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5 Rules of Social Media Optimization (SMO)

This is the original post that started the Social Media Optimization revolution and has been cited by thousands of blogs and media sources around the world.  For a more updated view, read the 5 New Rules Of Social Media Optimization published by Rohit exactly 4 years after this post on 08/10/10.

First Time Here?  Read an introduction to this blog here.

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For years now, Search Engine Optimization (SEO) for websites has been honed into a fine art with entire companies devoting considerable effort to defining best practices and touting the value of SEO for raising a site's performance on organic search listings.  While I believe in the power of SEO, there is a new offering we have started providing to clients which we call Social Media Optimization (SMO).  The concept behind SMO is simple: implement changes to optimize a site so that it is more easily linked to, more highly visible in social media searches on custom search engines (such as Technorati), and more frequently included in relevant posts on blogs, podcasts and vlogs.  Here are 5 rules we use to help guide our thinking with conducting an SMO for a client's website:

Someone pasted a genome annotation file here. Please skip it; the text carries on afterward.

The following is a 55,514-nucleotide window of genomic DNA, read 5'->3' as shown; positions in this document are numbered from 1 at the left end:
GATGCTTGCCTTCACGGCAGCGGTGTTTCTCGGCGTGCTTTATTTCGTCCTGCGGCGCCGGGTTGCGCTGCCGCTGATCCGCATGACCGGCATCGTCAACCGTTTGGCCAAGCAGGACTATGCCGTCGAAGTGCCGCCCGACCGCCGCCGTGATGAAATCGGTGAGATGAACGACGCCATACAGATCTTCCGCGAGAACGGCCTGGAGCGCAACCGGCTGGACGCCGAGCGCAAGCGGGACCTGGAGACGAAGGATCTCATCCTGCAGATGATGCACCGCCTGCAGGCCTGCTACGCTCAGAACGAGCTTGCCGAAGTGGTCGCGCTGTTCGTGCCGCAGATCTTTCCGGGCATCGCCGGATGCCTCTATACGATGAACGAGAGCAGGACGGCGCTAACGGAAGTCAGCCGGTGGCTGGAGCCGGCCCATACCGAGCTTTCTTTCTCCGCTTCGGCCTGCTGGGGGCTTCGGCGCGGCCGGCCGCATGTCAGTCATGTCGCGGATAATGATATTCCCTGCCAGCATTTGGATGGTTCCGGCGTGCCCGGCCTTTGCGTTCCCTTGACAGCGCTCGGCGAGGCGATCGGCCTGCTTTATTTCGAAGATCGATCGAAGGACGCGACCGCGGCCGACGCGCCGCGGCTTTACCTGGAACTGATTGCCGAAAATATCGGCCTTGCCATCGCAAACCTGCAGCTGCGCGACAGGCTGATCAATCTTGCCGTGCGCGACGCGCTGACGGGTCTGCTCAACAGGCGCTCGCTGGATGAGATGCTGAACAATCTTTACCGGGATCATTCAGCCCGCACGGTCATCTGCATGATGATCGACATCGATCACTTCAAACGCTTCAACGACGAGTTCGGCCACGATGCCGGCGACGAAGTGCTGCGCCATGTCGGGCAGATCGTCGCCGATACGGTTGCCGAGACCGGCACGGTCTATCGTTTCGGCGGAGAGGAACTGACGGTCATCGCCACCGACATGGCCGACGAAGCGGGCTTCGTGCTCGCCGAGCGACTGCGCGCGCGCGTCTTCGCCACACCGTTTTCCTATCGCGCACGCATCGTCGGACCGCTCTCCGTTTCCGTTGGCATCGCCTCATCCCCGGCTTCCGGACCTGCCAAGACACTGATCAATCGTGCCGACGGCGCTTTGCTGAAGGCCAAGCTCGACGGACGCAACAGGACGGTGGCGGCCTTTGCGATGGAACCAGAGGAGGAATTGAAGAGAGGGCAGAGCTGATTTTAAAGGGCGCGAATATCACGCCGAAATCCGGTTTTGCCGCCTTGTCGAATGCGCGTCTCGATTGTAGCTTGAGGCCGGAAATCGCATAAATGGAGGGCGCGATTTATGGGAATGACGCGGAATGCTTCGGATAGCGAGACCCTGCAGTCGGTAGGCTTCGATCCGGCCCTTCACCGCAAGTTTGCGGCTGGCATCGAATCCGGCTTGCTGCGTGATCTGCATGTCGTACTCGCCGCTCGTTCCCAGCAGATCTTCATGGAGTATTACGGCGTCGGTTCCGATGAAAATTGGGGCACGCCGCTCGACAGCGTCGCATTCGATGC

1. Increase your linkability – This is the first and most important priority for websites.  Many sites are "static" – meaning they are rarely updated and used simply for a storefront.  To optimize a site for social media, we need to increase the linkability of the content.  Adding a blog is a great step, however there are many other ways such as creating white papers and thought pieces, or even simply aggregating content that exists elsewhere into a useful format.